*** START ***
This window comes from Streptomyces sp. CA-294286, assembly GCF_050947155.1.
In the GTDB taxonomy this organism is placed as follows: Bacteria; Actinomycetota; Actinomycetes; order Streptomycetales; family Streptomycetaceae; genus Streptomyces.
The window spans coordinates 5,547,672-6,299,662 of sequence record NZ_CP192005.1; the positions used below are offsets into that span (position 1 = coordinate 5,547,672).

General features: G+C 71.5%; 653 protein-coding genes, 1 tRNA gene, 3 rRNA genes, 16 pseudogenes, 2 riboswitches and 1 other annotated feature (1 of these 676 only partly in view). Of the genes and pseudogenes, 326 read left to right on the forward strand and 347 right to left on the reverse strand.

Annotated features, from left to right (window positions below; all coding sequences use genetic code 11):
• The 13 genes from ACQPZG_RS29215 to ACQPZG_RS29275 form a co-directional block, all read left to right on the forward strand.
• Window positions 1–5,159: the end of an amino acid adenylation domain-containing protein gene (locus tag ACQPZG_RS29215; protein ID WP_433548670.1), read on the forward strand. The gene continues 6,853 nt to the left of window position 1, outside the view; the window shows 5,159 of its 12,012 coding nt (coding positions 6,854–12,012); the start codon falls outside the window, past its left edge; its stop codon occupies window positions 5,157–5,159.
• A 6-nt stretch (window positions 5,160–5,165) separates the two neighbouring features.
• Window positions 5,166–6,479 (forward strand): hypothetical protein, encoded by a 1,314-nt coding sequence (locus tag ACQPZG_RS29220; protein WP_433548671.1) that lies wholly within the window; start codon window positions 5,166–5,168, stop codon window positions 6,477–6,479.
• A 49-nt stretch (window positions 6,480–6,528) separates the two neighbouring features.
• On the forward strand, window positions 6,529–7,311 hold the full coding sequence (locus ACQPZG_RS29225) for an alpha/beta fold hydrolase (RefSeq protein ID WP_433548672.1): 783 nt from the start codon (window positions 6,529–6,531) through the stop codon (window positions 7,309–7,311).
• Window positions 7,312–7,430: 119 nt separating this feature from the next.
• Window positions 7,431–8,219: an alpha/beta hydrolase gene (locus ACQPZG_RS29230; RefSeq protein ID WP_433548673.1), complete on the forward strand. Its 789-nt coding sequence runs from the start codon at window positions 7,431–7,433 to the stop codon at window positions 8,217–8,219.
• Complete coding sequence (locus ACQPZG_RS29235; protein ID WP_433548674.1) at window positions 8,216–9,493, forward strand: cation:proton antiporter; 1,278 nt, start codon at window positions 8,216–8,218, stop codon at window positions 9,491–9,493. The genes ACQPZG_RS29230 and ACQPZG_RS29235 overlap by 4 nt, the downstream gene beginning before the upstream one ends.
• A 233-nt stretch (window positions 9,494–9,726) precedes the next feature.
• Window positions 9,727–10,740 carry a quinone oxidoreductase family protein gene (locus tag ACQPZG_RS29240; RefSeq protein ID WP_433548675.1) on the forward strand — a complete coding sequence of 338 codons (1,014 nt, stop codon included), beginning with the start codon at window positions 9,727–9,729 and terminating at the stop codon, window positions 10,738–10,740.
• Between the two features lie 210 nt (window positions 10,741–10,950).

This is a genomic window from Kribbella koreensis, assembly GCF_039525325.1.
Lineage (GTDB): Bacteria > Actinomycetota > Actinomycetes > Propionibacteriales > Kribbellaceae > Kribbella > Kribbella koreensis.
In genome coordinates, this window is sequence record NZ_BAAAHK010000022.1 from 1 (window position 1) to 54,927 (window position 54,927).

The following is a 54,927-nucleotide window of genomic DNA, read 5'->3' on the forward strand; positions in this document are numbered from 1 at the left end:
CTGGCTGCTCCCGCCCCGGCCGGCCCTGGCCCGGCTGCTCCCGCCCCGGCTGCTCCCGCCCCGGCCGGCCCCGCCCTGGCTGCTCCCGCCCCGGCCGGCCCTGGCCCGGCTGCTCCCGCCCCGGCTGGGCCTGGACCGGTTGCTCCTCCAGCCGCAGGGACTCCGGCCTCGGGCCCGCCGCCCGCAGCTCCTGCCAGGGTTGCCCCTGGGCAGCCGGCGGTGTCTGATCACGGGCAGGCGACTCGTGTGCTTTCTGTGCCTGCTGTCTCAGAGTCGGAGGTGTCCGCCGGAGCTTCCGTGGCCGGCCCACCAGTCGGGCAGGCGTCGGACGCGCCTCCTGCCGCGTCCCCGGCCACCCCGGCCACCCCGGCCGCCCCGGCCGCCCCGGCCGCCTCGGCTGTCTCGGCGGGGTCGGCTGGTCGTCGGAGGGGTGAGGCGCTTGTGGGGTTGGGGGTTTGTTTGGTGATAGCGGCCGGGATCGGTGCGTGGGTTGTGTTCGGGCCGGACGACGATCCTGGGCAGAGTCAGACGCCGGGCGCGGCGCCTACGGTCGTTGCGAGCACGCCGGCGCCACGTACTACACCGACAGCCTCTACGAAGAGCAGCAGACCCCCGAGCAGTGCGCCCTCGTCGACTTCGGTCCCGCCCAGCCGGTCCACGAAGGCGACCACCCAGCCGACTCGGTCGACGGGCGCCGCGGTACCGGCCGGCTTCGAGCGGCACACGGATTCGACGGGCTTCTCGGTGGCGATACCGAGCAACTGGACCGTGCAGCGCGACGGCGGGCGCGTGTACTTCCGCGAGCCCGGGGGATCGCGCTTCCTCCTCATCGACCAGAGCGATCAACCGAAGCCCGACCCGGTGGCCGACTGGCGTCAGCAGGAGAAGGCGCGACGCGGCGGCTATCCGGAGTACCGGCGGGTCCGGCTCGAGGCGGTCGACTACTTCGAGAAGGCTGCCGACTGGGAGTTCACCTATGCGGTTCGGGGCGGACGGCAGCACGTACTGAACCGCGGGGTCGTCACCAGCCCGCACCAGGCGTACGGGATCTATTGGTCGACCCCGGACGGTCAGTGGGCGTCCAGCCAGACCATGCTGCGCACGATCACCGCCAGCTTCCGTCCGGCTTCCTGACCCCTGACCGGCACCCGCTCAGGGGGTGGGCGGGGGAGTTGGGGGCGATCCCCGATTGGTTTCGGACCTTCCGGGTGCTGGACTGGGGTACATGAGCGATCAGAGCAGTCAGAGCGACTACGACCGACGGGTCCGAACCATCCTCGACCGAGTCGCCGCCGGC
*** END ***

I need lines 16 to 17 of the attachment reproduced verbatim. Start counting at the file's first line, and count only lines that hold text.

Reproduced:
• Window positions 9,727–10,740 carry a quinone oxidoreductase family protein gene (locus tag ACQPZG_RS29240; RefSeq protein ID WP_433548675.1) on the forward strand — a complete coding sequence of 338 codons (1,014 nt, stop codon included), beginning with the start codon at window positions 9,727–9,729 and terminating at the stop codon, window positions 10,738–10,740.
• Between the two features lie 210 nt (window positions 10,741–10,950).